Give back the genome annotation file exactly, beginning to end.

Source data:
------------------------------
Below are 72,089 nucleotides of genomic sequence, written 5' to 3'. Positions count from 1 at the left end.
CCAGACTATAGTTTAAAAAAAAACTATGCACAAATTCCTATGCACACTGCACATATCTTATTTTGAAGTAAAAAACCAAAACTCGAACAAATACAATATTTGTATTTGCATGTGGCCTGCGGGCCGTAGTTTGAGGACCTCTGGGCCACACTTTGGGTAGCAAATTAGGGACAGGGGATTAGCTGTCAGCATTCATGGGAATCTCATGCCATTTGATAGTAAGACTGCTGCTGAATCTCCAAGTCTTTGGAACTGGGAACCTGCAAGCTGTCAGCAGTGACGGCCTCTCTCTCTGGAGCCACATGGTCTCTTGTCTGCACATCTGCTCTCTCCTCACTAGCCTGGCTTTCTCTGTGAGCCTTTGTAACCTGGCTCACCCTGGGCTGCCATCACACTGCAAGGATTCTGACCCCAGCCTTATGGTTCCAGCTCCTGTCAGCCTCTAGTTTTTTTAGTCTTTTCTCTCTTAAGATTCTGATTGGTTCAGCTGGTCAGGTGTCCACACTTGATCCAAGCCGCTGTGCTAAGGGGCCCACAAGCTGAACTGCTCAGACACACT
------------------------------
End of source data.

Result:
Below are 72,089 nucleotides of genomic sequence, written 5' to 3'. Positions count from 1 at the left end.
CCAGACTATAGTTTAAAAAAAAACTATGCACAAATTCCTATGCACACTGCACATATCTTATTTTGAAGTAAAAAACCAAAACTCGAACAAATACAATATTTGTATTTGCATGTGGCCTGCGGGCCGTAGTTTGAGGACCTCTGGGCCACACTTTGGGTAGCAAATTAGGGACAGGGGATTAGCTGTCAGCATTCATGGGAATCTCATGCCATTTGATAGTAAGACTGCTGCTGAATCTCCAAGTCTTTGGAACTGGGAACCTGCAAGCTGTCAGCAGTGACGGCCTCTCTCTCTGGAGCCACATGGTCTCTTGTCTGCACATCTGCTCTCTCCTCACTAGCCTGGCTTTCTCTGTGAGCCTTTGTAACCTGGCTCACCCTGGGCTGCCATCACACTGCAAGGATTCTGACCCCAGCCTTATGGTTCCAGCTCCTGTCAGCCTCTAGTTTTTTTAGTCTTTTCTCTCTTAAGATTCTGATTGGTTCAGCTGGTCAGGTGTCCACACTTGATCCAAGCCGCTGTGCTAAGGGGCCCACAAGCTGAACTGCTCAGACACACT